Every day, we’re inundated with new information about acne. But the truth is, there is no single solution to dealing with acne, and there is no one clear cause. This may be harsh to hear, but it’s ultimately for the best. The sooner we accept acne’s complexity, the sooner we can find a custom solution to acne breakouts and blemishes that works for each of us.
To help end the spread of misinformation and get us back on the right track, we’re putting to rest the top three biggest acne myths that are doing little good in the fight against acne.
To pop or not to pop, that was once the question. Some argue it’s safe to squeeze spots once a whitehead has formed and pain, redness, and inflammation have subsided. Others argue popping a pimple leads to more acne and risks scarring, contending it’s best to let the pimple run its course instead.
Both arguments are technically wrong: popping a pimple can lead to scarring, but leaving a pimple untreated will likely just lead to it popping on its own (i.e. when brushed against a pillow or during regular cleansing), which can also lead to scarring. Pimples need to be treated, but not popped. The best course of action is to wait for a whitehead to form, soften the area by gently pressing a hot, damp washcloth against it—but don’t pop the pimple!—then apply a spot treatment, preferably one recommended by a dermatologist, to the pimple. Reapply as needed to reduce the risk of acne scars.
This is one of the most damaging mythThe stigma surrounding acne as a problem faced only by adolescents can make it difficult for adults suffering from acne-related skin conditions to confidently seek out acne treatments safe for mature skin.
Not everyone leaves acne behind when they graduate secondary school. In fact, almost half of women between 20 and 29 years old reported they still experience acne symptoms, while 35% of women between 30 and 39 reported the same. Though the culprit may be different for some, a major factor in experiencing acne beyond adolescence is hormones. Imbalances in androgens (testosterone), progesterone, and estrogen can lead to increased sebum production, which leads to clogged pores and breakouts. Because women experience more changes in hormone levels during puberty, menstrual cycles, and menopause, females are more likely to experience adult acne. Simple put, in most cases, incidence of acne is more likely to be due to hormonal imbalances than due to age.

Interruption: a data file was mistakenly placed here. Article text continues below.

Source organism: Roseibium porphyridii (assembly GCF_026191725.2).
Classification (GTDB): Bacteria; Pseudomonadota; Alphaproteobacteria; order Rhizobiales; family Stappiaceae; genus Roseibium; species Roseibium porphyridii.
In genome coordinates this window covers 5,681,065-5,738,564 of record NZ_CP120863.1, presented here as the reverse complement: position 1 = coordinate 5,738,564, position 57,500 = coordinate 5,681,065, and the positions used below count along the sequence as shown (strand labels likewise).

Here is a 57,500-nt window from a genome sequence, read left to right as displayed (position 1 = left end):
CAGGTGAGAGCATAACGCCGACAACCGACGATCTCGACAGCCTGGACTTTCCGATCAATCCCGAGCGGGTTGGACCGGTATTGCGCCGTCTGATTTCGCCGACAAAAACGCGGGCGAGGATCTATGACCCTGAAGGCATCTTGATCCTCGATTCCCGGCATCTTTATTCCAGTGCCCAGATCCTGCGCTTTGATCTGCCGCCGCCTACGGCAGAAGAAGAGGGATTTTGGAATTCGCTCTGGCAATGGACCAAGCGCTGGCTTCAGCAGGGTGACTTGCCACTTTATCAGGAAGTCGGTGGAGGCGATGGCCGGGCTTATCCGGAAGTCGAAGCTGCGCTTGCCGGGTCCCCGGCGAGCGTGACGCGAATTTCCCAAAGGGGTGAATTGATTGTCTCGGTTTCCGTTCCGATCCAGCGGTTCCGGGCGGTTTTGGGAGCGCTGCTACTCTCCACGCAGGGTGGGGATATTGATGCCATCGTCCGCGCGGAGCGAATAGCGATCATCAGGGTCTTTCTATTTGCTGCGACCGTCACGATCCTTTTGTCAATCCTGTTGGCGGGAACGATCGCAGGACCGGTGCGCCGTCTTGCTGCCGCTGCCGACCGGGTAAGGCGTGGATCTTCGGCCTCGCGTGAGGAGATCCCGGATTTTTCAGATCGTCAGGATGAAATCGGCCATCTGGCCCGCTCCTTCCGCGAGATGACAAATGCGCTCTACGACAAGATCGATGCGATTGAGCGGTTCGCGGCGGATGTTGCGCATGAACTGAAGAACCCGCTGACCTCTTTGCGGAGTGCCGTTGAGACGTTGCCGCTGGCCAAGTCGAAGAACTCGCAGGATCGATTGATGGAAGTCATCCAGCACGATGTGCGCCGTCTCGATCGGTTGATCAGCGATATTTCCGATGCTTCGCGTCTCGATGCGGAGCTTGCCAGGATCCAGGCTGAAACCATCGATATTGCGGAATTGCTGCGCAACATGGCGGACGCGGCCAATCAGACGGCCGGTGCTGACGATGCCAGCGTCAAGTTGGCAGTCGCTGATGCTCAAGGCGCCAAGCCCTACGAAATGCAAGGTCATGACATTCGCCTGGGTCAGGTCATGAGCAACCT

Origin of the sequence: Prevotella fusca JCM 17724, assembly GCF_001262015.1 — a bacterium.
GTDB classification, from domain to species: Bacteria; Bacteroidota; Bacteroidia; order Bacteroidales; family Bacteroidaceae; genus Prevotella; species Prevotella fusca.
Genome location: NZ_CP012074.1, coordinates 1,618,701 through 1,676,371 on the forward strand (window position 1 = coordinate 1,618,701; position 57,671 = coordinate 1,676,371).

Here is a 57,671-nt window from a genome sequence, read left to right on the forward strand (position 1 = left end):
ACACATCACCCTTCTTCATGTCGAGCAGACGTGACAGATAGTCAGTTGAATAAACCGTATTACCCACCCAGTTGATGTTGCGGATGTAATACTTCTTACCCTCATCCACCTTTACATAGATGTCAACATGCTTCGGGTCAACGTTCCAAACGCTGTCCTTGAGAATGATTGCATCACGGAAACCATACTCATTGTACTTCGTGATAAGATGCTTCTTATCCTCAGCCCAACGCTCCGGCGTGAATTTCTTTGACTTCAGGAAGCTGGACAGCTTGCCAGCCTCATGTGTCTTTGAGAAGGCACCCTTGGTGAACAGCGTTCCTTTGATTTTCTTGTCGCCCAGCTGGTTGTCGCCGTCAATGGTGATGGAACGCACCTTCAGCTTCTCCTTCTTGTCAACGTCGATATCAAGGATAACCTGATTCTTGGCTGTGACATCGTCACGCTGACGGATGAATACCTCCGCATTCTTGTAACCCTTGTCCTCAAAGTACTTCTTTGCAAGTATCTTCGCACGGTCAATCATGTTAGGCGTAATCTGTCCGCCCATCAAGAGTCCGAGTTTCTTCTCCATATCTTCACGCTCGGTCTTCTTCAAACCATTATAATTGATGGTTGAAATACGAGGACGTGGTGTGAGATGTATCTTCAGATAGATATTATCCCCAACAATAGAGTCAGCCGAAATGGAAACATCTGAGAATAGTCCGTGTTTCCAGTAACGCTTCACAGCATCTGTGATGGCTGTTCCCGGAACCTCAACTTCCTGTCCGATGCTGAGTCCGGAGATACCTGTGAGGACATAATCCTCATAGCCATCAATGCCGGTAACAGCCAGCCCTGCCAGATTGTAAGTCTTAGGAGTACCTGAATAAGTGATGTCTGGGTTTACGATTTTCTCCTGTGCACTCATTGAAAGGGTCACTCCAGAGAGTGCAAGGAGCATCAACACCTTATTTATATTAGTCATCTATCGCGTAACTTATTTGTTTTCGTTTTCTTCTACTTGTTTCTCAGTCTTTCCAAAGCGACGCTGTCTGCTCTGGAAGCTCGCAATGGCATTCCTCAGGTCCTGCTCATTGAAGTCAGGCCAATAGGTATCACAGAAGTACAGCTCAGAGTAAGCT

To properly treat adult acne, we need solutions that take the needs of mature skin into account. For this reason, it’s imperative to find a customized treatment solution.
If anyone tries to sell a one-size-fits-all approach to minimizing acne symptoms, run! With so many acne causes being the potential culprit, there will likely be a very specific and different skincare routine that works for each individual. In fact, 81% of women experiencing hormonal acne claim antibiotic acne medications, such as isotretinoin, failed to clear their skin. Don’t fall for myths about some magical miracle solution.
Instead, seek out advice from qualified skincare professionals who can recommend combined and customized treatments that are safe for one’s specific skin type and skin tone. Gentle skincare products may work for some, while others may need the combined power of benzoyl peroxide and salicylic acid in skin cleansers to clear out clogged pores and battle bacteria. Others still may be ideal candidates for a customized intense pulsed light (IPL) acne treatment plan, which consists of dual-light treatments that target acne-related inflammation and bacteria for a one-two punch. Whatever the solution, the first step is to seek the opinion of a qualified professional and avoid falling into the trap of a one-size-fits-all approach that may only lead to further damage.
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